.356 Winchester (using Hornady bullets)
Date: Oct 08 2014
In 1983 Winchester (USRAC) announced the .307 and .356 Winchester cartridges for the Model 94 lever-action rifle. Essentially they were the rimless .308 and .358 Winchester cartridges, respectively, but with a semi-rim to allow more positive extraction in lever-action rifles, and were loaded with flatpoint bullets for the tubular magazines. The Model 94 receiver was beefed up to handle the higher pressures associated with these cartridges (52,000 CUP). Also new that year was the Model 94 AE (Angle Eject) that tossed cases up and to the right and allowed scope mounting directly above the receiver. Marlin likewise offered its Model 336ER chambered for .356 Winchester. This is a potent round suitable for hunting any game in North America, including moose and the great bears of the North (with suitable bullets).
Although the same dies are used for handloading the .356 and .358 Winchester cartridges (with different shell holders), due to internal case structure and dimensions, the .356 Winchester has a slightly reduced water capacity. Additionally, many bullets seat deeper, further reducing capacity. Therefore, data developed for the .358 Winchester is not suitable for use in the .356.
Full length case sizing is suggested to assure reliable chambering, and bullets should be firmly roll crimped in place to prevent deep-seating when subjected to magazine tube spring pressure and recoil.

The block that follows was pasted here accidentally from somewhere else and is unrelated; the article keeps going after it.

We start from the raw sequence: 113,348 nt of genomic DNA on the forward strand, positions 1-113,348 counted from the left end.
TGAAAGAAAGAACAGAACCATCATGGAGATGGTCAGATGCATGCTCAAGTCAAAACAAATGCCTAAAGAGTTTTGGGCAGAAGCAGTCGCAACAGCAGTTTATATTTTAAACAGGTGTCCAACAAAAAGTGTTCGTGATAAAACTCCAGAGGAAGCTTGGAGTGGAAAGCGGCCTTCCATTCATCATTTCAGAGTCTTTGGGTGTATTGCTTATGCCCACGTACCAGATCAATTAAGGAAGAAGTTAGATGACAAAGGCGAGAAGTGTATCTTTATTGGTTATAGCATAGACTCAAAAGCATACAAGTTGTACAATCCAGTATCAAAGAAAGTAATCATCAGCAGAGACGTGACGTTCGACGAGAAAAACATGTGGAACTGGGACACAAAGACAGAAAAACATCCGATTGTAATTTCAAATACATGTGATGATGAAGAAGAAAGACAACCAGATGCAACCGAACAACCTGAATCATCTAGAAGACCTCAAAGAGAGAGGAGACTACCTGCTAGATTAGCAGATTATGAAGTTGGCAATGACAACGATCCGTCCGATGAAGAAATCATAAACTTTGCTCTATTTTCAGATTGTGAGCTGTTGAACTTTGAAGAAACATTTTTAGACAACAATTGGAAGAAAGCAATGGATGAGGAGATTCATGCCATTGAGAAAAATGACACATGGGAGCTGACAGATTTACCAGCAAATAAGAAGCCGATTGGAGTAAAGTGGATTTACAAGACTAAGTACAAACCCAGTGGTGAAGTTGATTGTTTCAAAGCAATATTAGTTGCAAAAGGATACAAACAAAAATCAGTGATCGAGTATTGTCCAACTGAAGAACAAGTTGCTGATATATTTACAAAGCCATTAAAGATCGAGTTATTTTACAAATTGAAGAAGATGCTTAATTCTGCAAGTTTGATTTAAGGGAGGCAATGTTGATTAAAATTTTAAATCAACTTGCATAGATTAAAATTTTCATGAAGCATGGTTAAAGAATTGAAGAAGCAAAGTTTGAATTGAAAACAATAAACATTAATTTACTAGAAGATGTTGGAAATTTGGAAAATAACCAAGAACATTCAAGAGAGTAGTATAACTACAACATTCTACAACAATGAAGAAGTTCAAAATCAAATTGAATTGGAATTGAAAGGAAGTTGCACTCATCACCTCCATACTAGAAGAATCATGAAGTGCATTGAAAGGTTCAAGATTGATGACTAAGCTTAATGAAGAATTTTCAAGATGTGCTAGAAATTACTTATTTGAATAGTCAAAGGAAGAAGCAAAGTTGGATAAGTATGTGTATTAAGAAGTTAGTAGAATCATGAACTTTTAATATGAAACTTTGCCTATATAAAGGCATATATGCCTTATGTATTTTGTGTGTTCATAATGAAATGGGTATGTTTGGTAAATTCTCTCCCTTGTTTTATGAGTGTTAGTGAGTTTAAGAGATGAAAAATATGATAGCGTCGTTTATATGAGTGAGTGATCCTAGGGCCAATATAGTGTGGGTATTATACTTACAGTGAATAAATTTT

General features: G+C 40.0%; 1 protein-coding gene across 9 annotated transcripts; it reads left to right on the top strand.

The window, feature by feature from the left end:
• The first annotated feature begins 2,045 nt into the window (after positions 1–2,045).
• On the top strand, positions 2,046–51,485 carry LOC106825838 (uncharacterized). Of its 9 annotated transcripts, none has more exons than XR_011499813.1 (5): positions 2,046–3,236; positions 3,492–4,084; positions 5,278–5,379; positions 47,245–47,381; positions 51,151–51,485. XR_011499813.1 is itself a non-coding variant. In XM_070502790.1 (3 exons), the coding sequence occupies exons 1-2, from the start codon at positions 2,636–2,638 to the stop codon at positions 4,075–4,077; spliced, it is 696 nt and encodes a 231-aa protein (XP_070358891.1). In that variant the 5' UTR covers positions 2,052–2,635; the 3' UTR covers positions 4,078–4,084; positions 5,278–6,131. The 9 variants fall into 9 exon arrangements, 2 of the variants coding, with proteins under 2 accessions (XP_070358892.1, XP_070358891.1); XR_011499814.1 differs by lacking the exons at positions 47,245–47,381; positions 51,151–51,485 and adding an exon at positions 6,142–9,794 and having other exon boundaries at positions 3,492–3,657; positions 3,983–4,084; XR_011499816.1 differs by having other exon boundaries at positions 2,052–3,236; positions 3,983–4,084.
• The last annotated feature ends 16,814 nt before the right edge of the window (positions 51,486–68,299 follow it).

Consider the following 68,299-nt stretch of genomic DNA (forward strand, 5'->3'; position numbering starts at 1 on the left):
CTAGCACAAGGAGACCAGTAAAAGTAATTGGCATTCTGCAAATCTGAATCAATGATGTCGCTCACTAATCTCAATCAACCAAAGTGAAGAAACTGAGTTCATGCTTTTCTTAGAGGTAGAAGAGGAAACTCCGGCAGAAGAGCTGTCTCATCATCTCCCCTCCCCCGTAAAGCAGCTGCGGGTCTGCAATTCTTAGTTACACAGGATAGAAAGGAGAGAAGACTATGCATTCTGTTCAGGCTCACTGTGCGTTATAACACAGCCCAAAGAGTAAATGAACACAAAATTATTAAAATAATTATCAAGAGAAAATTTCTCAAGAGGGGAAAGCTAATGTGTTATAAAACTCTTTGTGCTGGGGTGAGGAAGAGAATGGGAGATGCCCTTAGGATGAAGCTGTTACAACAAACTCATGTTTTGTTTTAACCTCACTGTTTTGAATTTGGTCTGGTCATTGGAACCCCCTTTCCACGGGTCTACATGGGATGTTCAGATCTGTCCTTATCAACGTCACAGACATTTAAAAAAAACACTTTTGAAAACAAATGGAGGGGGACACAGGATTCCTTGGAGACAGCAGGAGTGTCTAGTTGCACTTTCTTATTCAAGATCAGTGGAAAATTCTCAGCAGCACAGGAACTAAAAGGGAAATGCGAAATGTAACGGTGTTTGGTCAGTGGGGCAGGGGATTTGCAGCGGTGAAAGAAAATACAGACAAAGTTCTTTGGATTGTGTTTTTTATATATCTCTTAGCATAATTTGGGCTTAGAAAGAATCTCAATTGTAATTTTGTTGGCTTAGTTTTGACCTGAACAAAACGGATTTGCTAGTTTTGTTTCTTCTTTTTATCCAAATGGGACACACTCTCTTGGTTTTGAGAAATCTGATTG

The Hornady 200-grain FTX bullet features a spitzer profile rubber tip, which allows it to be used in tubular magazines, while offering a comparatively high ballistic coefficient. As a result the nose is longer when compared to other flatpoint or roundnose bullets intended for the .356 Winchester. When the FTX bullet is crimped in the cannelure, the overall cartridge length exceeds industry standards that are normally held to 2.560-inch maximum. In a Model 94AE test rifle, when the FTX bullet was seated and crimped to an overall length of 2.600 inches, it fed and functioned reliably. However, some rifles may not function with cartridges of this length. In those instances, cases will need to be trimmed below SAAMI specifications, and bullets seated (and crimped) to the correct COAL of 2.560 inches.
Loads containing ball (or spherical) powders should not be reduced below "starting" loads or erratic ignition and pressures can occur. Notable performance was obtained with Western Powders TAC; Hodgdon H-4895, H-322; Vihtavuori VV-N133 and Alliant RL-10 powders.